Damian Lillard Deserves to Be Remembered as a Winner

The Trail Blazers star put on a show Tuesday, pouring in 55 points in a double-overtime loss in Game 5 to the Nuggets.
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Damian Lillard did something Tuesday night I’ve never seen before. He made an opponent literally thank God in the middle of a game.

Lillard was certainly divine Tuesday, pouring in 55 points in a 147–140, double-overtime loss to the Nuggets. (Denver now leads the first-round series 3–2. Nikola Jokić scored 38 points in a classic outing of his own.) Dame put on a performance that seemingly united every NBA fan in the world while bringing the Blazers all the way back from a 22–point deficit to force the two extra periods. Lillard hit a pair of deeeeeeep threes—one to send the game to overtime, and another to send the game to double OT that had me hurling expletives at my television in utter disbelief. Perhaps I’m still coming to terms with the emotions Lillard had me feeling during his outburst, but Dame’s display of brilliance cemented to me his status no matter how this playoff run or future ones end up—he’s a winner.

It’s hard to think of players who feel as inevitable as Lillard, even in a world in which LeBron, Steph and KD exist. Sometimes Lillard enters planes of existence that make you believe it’s impossible for him to miss. There was never a second I doubted Lillard was going to hit those two game-tying threes Tuesday night, so much so that I was trying to will the Nuggets into fouling him by yelling at the screen. What’s absurd about Lillard’s explosiveness is I’m not even sure where to rank his double nickel among his accomplishments. This is the same guy who scored 112 points across two games in the bubble to drag Portland into the postseason. And, of course, he has not one but TWO walk-off, series-ending three-pointers. (I mean, he practically ended the Russell Westbrook era in Oklahoma City.)

Lillard

All of this is to say I don’t know how you can watch someone like Lillard and describe him as anything short of a winner. Maybe he’s not a generational megastar. Maybe he’s not a multi-time champion. What exhibitions of brilliance like Tuesday’s show, though, is that’s almost certainly no fault of Lillard. He’s one of the few players in the league who is never questioned when it comes to clutch heroics. His reputation, major hardware or not, is unassailable. And that’s a pretty incredible mark for someone to leave on the sport even if they’ve never won a game in a conference final.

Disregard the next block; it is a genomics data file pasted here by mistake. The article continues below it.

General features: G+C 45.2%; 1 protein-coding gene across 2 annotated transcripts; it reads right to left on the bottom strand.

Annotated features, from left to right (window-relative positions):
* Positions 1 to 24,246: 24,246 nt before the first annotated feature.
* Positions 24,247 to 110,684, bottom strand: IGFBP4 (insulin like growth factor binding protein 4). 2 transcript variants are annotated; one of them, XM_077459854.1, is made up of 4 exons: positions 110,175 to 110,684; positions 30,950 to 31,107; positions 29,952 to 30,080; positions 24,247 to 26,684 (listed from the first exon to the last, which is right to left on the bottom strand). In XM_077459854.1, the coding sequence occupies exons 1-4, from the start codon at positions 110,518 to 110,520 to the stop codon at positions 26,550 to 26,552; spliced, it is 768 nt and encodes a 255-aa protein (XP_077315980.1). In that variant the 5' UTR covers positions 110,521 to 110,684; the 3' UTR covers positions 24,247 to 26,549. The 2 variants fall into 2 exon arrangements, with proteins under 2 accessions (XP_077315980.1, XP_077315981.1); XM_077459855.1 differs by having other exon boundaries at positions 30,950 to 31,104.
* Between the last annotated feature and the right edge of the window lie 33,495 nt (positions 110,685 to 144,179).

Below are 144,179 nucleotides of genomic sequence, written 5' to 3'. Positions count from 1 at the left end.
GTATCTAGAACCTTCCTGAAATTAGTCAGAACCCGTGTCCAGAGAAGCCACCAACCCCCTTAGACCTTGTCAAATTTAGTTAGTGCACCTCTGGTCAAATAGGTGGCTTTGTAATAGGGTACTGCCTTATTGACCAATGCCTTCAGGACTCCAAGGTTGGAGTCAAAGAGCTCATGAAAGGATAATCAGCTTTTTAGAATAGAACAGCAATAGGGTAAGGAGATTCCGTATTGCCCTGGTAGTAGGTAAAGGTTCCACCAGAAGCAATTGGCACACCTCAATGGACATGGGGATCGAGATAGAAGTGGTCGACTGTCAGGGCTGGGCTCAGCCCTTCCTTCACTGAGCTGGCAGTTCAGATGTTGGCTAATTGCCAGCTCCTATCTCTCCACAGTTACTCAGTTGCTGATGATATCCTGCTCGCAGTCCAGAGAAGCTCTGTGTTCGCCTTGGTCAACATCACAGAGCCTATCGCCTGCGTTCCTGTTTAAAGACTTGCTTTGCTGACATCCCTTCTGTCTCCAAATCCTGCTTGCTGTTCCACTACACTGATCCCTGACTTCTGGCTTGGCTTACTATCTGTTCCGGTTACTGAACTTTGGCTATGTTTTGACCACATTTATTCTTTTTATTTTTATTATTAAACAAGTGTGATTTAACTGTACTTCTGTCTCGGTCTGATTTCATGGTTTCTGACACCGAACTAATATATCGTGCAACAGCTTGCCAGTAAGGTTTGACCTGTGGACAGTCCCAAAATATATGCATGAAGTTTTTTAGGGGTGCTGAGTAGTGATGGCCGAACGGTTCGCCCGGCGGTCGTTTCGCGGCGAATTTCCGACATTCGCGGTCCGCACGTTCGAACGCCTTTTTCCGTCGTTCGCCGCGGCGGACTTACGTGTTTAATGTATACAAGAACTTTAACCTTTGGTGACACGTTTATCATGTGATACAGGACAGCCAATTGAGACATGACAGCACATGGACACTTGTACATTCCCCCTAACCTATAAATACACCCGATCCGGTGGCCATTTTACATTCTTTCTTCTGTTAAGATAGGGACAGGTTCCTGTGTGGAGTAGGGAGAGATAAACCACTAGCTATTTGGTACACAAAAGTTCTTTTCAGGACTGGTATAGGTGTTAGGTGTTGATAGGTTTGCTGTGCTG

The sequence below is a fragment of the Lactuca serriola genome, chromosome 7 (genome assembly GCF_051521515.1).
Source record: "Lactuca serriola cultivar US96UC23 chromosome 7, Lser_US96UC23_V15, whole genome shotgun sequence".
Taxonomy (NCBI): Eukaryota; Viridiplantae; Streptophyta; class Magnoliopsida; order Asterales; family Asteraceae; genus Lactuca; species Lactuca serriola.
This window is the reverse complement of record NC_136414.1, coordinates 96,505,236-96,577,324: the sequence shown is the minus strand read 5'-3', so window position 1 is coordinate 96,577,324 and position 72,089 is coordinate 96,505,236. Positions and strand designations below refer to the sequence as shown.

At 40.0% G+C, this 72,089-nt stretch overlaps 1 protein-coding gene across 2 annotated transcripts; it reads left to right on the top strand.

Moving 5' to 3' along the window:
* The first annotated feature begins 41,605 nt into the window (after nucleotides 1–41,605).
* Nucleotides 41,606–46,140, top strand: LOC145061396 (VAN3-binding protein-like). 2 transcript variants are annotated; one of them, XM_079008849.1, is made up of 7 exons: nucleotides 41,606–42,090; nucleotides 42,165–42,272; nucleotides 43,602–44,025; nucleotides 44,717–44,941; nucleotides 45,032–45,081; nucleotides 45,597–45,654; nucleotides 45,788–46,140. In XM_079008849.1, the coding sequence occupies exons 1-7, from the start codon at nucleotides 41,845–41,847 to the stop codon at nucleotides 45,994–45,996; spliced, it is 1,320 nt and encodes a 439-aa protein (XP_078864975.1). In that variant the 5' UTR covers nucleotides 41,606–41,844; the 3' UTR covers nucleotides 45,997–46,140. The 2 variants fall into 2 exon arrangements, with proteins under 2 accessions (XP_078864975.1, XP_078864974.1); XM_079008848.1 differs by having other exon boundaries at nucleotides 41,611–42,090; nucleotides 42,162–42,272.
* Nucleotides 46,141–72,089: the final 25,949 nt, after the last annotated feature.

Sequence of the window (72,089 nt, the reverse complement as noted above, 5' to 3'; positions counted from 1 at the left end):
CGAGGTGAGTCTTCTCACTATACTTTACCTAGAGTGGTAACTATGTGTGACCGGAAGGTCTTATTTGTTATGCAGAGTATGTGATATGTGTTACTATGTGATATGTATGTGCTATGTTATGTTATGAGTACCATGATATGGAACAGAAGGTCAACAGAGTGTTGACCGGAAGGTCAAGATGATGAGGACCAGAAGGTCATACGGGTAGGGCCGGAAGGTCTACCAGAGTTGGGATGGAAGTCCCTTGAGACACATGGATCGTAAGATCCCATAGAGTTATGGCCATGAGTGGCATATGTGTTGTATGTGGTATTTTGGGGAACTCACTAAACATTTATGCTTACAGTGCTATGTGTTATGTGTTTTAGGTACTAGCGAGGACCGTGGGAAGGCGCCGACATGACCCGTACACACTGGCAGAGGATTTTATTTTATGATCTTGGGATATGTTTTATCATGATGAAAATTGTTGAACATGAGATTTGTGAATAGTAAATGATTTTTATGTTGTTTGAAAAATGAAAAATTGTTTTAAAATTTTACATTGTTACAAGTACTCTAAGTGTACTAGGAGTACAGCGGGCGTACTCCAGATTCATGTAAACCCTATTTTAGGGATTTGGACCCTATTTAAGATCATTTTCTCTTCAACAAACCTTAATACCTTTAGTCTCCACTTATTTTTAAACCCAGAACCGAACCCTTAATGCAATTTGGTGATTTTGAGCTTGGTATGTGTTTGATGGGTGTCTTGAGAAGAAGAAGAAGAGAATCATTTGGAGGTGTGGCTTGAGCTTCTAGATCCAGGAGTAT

What is so special about the NBA playoffs is it calcifies a player’s standing in the league. When the stakes are the highest, what can you contribute? For a role player, simply having an impact on both ends of the floor is an accomplishment. Dame, on the other hand, is tasked with the burden of carrying his teammates when the pressure starts to crush most people. Not once has he balked at the challenge, and more often than not, he delivers.

(By the way, why Dame hasn’t been able to get over the championship hump actually makes a lot of sense. Lillard’s playoff history is almost entirely filled with him running into the wrong team at the wrong time. In seven postseason runs before this year, Dame and the Blazers lost to the eventual conference or NBA champion five times, including the 2014 Spurs, the 73-win Warriors, the KD-era Warriors twice, and the LeBron-and-AD Lakers. All of those teams will be remembered historically, and all were led by multiple Hall of Famers.)

Lillard enthusiasts may argue he would have a ring of his own if he joined a superteam. Maybe a Dame-Klay-KD core could have won a couple of chips, too. I would argue that it doesn’t matter. So what if Dame isn’t in the same category as LeBron Curry, or Durant? Not being a top 10 talent of all time shouldn’t diminish what Lillard has done in his career.

The reason to bring all this up is because there will be chatter at some point—maybe in the aftermath of this game, maybe after this series or maybe later in the summer—about whether Dame should leave Portland. If he should force management into somehow swinging deals for bigger stars or find a true championship contender of his own. If Lillard needs to win a championship to feel fulfilled, then he’s more than earned the right to make those demands.

But I think Lillard has already carved out a significant space for himself in NBA lore. He’s one of the sport’s most celebrated cold-blooded assassins. He has stretches of dominance so eye-popping you ask yourself if he could be the best player in the world even when you know that’s not true. The Blazers didn’t even win Tuesday and Lillard is the story—in spite of the presumptive MVP putting up a monster game of his own.

That’s how visceral the Dame experience is. Lillard may never reach the heights of some of his contemporaries. But he doesn’t need anything more than nights like Tuesday’s to remind everyone that no matter how far his teams may ultimately go, Damian Lillard is still a winning player.

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